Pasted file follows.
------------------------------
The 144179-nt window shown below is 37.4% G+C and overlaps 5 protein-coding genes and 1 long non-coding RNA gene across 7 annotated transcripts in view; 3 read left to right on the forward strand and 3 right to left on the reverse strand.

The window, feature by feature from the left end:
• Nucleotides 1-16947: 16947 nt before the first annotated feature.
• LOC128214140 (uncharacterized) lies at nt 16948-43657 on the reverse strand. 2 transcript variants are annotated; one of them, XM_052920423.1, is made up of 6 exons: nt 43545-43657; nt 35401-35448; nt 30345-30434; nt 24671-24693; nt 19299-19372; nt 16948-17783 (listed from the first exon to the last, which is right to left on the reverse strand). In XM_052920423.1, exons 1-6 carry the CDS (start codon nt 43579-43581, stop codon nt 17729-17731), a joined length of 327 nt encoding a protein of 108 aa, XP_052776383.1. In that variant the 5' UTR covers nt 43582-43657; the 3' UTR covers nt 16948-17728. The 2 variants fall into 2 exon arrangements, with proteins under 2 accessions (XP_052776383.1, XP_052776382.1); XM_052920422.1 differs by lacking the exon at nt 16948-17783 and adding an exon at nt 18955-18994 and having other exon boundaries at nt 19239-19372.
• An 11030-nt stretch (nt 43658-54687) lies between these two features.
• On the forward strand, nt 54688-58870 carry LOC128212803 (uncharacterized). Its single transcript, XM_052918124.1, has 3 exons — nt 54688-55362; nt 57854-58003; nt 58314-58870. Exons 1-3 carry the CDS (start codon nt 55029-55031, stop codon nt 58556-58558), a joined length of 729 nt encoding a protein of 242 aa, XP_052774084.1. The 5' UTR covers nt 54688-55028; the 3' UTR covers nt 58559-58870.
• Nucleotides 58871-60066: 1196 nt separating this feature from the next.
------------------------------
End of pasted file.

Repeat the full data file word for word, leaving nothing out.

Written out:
The 144179-nt window shown below is 37.4% G+C and overlaps 5 protein-coding genes and 1 long non-coding RNA gene across 7 annotated transcripts in view; 3 read left to right on the forward strand and 3 right to left on the reverse strand.

The window, feature by feature from the left end:
• Nucleotides 1-16947: 16947 nt before the first annotated feature.
• LOC128214140 (uncharacterized) lies at nt 16948-43657 on the reverse strand. 2 transcript variants are annotated; one of them, XM_052920423.1, is made up of 6 exons: nt 43545-43657; nt 35401-35448; nt 30345-30434; nt 24671-24693; nt 19299-19372; nt 16948-17783 (listed from the first exon to the last, which is right to left on the reverse strand). In XM_052920423.1, exons 1-6 carry the CDS (start codon nt 43579-43581, stop codon nt 17729-17731), a joined length of 327 nt encoding a protein of 108 aa, XP_052776383.1. In that variant the 5' UTR covers nt 43582-43657; the 3' UTR covers nt 16948-17728. The 2 variants fall into 2 exon arrangements, with proteins under 2 accessions (XP_052776383.1, XP_052776382.1); XM_052920422.1 differs by lacking the exon at nt 16948-17783 and adding an exon at nt 18955-18994 and having other exon boundaries at nt 19239-19372.
• An 11030-nt stretch (nt 43658-54687) lies between these two features.
• On the forward strand, nt 54688-58870 carry LOC128212803 (uncharacterized). Its single transcript, XM_052918124.1, has 3 exons — nt 54688-55362; nt 57854-58003; nt 58314-58870. Exons 1-3 carry the CDS (start codon nt 55029-55031, stop codon nt 58556-58558), a joined length of 729 nt encoding a protein of 242 aa, XP_052774084.1. The 5' UTR covers nt 54688-55028; the 3' UTR covers nt 58559-58870.
• Nucleotides 58871-60066: 1196 nt separating this feature from the next.